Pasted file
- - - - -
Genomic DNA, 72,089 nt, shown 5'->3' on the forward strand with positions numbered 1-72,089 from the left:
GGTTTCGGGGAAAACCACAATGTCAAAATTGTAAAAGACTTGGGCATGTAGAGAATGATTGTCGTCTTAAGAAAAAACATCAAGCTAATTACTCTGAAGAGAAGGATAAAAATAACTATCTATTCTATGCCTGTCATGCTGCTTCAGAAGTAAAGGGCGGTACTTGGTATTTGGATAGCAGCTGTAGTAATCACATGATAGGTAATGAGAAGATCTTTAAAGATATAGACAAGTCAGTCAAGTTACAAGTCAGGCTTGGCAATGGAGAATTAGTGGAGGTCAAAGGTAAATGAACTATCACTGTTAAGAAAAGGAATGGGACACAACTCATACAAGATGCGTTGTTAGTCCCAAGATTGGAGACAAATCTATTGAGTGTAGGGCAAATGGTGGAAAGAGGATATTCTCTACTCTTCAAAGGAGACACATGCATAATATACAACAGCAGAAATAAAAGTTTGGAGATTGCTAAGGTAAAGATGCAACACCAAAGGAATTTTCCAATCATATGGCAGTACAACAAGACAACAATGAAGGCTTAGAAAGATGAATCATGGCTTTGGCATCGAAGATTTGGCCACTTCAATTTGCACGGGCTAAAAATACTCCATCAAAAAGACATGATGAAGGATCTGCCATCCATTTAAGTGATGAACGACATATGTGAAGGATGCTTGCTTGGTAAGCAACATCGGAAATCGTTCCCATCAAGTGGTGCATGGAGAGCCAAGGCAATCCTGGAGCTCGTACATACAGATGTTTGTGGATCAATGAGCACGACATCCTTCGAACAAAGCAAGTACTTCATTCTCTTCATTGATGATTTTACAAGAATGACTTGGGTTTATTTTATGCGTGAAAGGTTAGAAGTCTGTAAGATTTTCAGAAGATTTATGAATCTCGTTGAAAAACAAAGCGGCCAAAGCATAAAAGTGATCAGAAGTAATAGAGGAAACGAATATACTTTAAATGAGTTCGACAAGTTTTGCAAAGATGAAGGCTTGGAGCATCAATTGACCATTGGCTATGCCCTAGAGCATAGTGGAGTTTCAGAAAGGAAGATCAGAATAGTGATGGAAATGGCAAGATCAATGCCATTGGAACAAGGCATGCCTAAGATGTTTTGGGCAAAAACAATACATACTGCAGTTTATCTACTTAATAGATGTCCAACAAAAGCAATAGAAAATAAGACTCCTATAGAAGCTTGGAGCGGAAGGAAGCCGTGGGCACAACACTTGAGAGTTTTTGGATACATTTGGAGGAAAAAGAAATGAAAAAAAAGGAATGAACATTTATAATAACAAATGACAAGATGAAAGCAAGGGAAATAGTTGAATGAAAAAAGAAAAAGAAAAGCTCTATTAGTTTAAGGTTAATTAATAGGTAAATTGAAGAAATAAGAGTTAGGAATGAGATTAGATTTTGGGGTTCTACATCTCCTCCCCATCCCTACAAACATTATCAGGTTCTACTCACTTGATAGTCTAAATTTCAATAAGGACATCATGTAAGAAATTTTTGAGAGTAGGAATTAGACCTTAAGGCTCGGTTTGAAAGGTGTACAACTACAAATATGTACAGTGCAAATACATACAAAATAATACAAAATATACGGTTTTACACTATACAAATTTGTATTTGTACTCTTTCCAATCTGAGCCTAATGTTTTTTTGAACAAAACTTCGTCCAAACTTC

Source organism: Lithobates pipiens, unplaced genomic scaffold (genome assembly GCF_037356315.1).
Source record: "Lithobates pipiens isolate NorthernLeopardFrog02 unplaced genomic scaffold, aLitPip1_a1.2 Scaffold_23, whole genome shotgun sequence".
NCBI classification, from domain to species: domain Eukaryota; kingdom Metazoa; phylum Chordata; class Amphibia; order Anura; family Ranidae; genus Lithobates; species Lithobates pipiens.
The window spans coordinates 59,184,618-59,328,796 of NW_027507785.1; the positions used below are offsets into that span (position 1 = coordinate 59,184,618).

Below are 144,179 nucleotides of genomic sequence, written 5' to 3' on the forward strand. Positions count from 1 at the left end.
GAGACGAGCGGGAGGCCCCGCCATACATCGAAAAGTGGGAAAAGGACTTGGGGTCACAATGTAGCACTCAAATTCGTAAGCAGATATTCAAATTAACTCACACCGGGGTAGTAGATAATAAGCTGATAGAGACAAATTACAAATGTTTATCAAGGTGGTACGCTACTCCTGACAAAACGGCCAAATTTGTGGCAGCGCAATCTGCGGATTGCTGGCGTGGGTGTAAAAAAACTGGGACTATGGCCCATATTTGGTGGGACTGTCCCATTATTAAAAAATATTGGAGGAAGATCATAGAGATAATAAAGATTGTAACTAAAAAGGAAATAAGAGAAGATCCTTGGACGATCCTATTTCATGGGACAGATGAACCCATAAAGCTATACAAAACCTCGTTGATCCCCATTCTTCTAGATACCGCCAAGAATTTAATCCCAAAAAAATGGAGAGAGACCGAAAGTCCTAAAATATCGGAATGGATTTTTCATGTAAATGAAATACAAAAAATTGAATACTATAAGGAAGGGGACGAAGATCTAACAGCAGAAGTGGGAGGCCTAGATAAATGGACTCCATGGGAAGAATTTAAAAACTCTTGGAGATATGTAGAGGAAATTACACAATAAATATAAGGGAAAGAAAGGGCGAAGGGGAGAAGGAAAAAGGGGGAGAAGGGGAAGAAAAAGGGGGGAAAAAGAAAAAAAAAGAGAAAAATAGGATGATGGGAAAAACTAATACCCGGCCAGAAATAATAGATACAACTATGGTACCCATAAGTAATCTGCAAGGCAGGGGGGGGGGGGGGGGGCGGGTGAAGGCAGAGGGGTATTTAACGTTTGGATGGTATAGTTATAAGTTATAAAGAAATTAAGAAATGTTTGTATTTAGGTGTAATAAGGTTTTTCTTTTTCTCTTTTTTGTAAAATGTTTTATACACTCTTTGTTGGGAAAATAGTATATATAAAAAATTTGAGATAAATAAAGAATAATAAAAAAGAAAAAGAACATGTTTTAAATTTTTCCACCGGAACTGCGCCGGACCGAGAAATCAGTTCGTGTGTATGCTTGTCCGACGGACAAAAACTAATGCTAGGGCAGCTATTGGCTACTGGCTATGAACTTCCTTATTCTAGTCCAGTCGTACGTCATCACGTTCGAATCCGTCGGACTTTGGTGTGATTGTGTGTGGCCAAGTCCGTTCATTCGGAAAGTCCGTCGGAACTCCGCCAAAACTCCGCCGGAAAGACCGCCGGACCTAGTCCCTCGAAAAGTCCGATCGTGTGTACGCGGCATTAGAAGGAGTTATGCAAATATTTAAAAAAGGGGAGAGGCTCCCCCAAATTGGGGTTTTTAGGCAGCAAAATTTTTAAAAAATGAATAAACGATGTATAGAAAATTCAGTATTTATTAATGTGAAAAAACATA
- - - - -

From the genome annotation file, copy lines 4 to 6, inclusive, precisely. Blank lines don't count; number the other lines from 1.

Source record: "Lithobates pipiens isolate NorthernLeopardFrog02 unplaced genomic scaffold, aLitPip1_a1.2 Scaffold_23, whole genome shotgun sequence".
NCBI classification, from domain to species: domain Eukaryota; kingdom Metazoa; phylum Chordata; class Amphibia; order Anura; family Ranidae; genus Lithobates; species Lithobates pipiens.
The window spans coordinates 59,184,618-59,328,796 of NW_027507785.1; the positions used below are offsets into that span (position 1 = coordinate 59,184,618).